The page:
10 Books That Will Change The Way You Think About Mental Illness
Did you know books about mental illness exist beyond The Perks of Being a Wallflower and The Bell Jar? Of course, these are both awesome, important books, but often it seems as though many of our reading lists start and end there. While I read these novels upon teacher's recommendations in high school, I was never pointed towards other books that tackled similar issues. Which is a shame, because there's an incredibly large and powerful body of work that aim to put a very human face on mental illness.
What's great about a lot of the books on this list is that many (though, I should note, not all) treat mental illness with a certain degree of humor. Our protagonists struggle with their mental illness, but their mental illness doesn't define them. They're vibrant, dynamic characters who challenge our idea of what someone with mental illness looks, thinks, or acts like.
This not only changes any preconceived notions we may have about mental illness, but for those of us who struggle to some degree with our own issues, it gives us someone to relate to. We need to write about mental illness in a real, sometimes funny, sometimes painful way in order to understand that there's not always a huge difference between those that battle with it and those that don't. And if we continue blur this line and destigmatize mental illness, more of those who need help will be comfortable getting it.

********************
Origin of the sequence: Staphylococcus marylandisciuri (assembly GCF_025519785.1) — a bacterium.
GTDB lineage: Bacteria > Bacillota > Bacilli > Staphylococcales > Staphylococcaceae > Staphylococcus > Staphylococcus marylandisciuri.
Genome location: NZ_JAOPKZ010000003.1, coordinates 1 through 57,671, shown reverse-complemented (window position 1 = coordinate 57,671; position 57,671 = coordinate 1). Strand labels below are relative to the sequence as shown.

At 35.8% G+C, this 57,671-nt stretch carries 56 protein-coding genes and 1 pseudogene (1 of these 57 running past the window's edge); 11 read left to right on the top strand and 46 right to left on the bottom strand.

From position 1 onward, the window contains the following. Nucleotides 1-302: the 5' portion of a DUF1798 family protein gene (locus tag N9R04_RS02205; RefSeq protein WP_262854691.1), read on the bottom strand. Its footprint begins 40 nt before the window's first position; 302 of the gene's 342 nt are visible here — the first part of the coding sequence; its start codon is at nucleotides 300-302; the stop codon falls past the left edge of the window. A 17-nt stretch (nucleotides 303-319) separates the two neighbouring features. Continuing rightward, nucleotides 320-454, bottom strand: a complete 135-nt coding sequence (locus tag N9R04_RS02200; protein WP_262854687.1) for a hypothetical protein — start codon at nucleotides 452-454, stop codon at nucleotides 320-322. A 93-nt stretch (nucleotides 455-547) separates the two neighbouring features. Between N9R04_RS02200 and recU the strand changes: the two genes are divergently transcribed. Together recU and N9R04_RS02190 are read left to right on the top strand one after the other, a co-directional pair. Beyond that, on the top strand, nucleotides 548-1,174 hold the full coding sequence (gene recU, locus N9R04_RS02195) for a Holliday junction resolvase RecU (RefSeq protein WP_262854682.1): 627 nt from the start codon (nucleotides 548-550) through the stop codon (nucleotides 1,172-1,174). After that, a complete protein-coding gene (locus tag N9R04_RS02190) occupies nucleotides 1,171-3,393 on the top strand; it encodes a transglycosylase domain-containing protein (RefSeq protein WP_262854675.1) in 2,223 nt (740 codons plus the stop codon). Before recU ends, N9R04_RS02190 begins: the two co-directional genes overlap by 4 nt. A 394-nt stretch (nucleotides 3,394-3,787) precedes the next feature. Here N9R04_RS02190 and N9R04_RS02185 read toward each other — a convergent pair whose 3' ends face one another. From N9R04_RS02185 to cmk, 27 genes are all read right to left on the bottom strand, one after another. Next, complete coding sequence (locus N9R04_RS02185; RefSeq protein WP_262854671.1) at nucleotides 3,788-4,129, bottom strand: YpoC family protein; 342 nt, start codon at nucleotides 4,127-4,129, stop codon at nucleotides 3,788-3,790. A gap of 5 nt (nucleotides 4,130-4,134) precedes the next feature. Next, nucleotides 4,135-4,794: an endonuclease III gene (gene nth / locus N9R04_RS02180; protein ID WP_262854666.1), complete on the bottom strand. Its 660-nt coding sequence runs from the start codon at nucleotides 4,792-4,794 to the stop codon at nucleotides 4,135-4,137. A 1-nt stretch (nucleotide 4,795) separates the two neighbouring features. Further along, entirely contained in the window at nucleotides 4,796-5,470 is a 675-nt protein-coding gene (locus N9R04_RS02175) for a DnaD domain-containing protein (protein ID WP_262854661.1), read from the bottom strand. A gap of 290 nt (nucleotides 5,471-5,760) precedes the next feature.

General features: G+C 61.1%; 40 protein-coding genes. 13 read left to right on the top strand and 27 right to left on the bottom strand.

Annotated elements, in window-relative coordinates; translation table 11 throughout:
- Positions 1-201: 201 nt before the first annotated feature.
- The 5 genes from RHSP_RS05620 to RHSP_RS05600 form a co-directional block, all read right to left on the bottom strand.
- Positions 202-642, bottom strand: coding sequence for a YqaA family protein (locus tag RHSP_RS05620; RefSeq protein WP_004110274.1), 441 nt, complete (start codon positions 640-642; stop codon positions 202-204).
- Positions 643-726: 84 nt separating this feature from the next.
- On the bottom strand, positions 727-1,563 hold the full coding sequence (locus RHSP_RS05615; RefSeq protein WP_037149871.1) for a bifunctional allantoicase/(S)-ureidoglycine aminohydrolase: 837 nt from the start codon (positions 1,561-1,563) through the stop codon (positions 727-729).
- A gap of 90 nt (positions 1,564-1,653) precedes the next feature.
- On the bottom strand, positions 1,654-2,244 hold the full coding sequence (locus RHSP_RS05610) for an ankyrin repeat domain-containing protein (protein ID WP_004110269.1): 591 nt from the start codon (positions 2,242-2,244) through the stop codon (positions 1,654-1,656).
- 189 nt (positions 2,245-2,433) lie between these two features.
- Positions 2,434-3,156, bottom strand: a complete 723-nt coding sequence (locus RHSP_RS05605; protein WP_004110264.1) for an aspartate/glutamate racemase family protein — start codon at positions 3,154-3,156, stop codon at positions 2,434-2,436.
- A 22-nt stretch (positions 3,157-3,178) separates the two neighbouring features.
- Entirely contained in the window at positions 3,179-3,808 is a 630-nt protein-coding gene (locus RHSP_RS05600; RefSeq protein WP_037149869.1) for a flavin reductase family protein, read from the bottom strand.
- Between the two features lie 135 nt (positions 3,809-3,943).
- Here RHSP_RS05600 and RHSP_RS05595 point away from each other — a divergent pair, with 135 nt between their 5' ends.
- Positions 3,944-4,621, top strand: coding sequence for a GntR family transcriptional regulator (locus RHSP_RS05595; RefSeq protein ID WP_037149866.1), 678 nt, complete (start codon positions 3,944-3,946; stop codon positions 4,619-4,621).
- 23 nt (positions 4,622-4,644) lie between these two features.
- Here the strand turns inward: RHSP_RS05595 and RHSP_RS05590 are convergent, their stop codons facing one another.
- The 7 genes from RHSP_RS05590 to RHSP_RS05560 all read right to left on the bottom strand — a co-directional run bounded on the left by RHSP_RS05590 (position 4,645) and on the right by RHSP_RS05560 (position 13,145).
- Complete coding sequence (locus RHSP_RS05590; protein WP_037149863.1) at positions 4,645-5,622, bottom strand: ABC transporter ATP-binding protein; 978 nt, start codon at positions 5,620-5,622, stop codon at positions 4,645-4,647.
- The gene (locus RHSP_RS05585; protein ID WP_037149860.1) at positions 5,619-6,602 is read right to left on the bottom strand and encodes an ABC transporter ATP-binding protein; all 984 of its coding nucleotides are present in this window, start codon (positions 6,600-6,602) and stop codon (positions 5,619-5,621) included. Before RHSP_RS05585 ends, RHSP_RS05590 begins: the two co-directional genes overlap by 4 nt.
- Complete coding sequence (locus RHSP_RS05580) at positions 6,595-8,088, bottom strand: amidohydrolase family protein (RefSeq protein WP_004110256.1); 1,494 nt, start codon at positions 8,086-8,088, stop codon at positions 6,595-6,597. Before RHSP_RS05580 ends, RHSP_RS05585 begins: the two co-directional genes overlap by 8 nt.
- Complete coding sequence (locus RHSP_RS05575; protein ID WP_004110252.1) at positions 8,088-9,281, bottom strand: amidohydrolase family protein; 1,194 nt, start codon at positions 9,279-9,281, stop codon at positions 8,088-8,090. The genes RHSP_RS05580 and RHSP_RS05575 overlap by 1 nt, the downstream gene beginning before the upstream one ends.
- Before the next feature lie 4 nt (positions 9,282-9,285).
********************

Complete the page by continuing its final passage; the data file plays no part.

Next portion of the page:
1. Woman on the Edge of Time by Marge Piercy
After getting into an altercation with her niece's pimp boyfriend, Connie Ramos finds herself locked up in a psychiatric hospital. Despite her pleas, no one will believe that she isn't actually crazy, and she finds herself subjected to more and more extreme treatment. In the midst of this, Connie begins being contacted by members of a future Utopian race who need her help to ensure that their peaceful future isn't compromised. Readers are left to decide if Connie's visions are real or merely hallucinations brought about by her mental deterioration.
2. Made You Up by Francesca Zappia
Because of her schizophrenia, Alex is never quite sure what's real and what isn't. That's why she keeps her camera with her: her memories might lie to her, but her camera will tell the truth. All she wants is to keep her mind under control long enough to get through high school and get into college. Then she meets Miles, a boy who might be from her past and might or might not be real. A fantastic unreliable narrator and a love story that might be a figment of her imagination? Yes, please.
It's Kind of a Funny Story by Ned Vizzini
Craig comes from a good family, is enrolled in a competitive school that's setting him up for a successful life, and is so miserable that he's contemplating suicide. To the surprise of those around him, he decides to check himself into a mental hospital and get help before it's too late. Once there, the usual shenanigans occur: he befriends his quirky fellow patients, falls in love, and starts to face his issues head-on.
Girl, Interrupted by Susanna Kaysen